It has been a while since our parish considered three, seven-inch models and voted on the design of the St. Luke statue. Since that time while creating the sculpture itself, I've learned some rich traditions that surround our patron saint. In the finished sculpture I have woven traditions together with symbols we associate with St. Luke in the hope that we all may get to know him better.
St. Luke was a gentile of Greek origin. His name, written in Greek on the base translates to Evangelist Luke. The ancient symbol for Luke the Evangelist is the ox. This symbol is also located on the statue’s base.
St. Luke was a dynamic man, a traveler on a journey he shares with all of us – the quest for the eternal. Sometimes God is symbolized by the first and last letters of the Greek Alphabet, the Alpha and the Omega, recognizing God as both the Beginning and the End. I have represented St. Luke’s quest for the eternal by his active pose, the right foot climbing higher – a journey toward the Omega. In his journey through life, Luke wrote not only his own gospel addressed to pagans thirsty for knowledge of Jesus and His Way, but he also traveled with St. Paul, and wrote the Acts of the Apostles. In the figure’s pose I’ve included our parish logo, originally designed by parishioner Roy Dupnick, which shows the flame of divine inspiration in Luke’s writings. Luke was an educated man, a doctor. He is the patron saint of doctors. The caduceus, the Greek symbol we now use for doctors, is at his left foot.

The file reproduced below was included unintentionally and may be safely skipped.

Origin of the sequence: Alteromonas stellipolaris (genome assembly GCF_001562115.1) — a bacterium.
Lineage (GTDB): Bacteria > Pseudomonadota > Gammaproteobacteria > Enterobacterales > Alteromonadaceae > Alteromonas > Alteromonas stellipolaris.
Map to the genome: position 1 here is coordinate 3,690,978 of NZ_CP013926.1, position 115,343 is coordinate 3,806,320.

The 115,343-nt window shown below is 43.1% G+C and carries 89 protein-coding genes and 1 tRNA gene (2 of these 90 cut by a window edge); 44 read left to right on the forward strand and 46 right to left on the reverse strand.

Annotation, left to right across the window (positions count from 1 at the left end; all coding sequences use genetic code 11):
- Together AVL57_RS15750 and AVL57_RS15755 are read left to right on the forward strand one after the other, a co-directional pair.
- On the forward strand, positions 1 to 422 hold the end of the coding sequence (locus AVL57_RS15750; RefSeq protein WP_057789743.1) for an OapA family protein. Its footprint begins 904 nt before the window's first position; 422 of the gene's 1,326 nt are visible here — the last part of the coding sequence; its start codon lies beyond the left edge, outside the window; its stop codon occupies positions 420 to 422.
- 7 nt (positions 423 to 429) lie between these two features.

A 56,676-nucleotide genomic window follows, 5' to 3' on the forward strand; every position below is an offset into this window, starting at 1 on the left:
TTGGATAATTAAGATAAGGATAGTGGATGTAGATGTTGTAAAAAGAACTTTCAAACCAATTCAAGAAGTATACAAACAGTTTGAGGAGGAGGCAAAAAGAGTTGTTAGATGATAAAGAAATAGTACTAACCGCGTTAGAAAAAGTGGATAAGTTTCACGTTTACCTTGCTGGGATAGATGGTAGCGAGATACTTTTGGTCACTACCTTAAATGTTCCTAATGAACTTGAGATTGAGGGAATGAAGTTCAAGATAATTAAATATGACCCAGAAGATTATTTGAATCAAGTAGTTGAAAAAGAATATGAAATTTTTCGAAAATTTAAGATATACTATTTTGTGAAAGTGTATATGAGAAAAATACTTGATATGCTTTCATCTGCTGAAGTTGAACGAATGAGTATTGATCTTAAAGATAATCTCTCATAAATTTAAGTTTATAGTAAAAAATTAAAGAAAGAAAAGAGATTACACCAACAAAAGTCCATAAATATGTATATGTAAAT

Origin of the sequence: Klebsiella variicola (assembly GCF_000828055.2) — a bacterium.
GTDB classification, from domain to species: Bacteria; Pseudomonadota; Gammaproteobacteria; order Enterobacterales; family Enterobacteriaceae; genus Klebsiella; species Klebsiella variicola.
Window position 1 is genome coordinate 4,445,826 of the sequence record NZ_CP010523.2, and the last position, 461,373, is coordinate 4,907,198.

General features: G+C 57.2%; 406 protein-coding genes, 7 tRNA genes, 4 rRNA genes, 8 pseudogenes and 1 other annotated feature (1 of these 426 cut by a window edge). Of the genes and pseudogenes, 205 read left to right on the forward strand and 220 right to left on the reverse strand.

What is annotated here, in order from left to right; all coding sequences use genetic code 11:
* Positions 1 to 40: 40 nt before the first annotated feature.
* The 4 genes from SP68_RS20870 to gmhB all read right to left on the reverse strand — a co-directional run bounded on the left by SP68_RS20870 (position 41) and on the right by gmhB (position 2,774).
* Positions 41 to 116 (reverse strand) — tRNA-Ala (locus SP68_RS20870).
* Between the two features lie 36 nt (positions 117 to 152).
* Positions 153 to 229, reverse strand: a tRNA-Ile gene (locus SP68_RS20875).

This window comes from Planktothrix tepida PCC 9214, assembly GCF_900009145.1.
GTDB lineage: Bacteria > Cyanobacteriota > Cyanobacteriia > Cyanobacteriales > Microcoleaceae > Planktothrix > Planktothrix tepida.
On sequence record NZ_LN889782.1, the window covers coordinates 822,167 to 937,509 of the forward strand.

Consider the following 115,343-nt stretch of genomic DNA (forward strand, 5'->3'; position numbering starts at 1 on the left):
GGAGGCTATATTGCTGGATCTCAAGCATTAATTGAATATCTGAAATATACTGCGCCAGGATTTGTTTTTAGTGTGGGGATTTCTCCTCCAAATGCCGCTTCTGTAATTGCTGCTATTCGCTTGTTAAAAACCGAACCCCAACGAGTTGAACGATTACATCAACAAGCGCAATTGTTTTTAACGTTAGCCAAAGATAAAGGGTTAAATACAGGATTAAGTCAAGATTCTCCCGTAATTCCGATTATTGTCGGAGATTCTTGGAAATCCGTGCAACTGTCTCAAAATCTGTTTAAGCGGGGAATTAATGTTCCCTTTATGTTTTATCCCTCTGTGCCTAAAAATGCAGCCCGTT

St. Luke never met Jesus during his lifetime. He is believed to have stayed with Mary and learned from her stories of her son. It is said that he painted a portrait of Mary. He is the patron saint of artists, so I have a symbolic artist’s hand holding brushes at the statue’s base. St. Luke’s warmth and special regard for Mary and all women is reflected by the image of Mary on the statue. This symbol is taken from Candace Knapps’s wood bas relief sculpture which depicts the Annunciation and is hanging in our church.
My sculpture of St. Luke is made of cement over a styrofoam and reinforced steel core. It is over seven feet tall and weights over half a ton. My prayer is that by weaving all the symbols and rich traditions of our patron saint together in the sculpture, we will all find the joy and peace of St. Luke as worshiping members of our Catholic Community. St. Luke, the evangelist, the person and the parish, present us all with exciting possibilities right here, right now. Enjoy.
Mary Ellen Rouen, Artist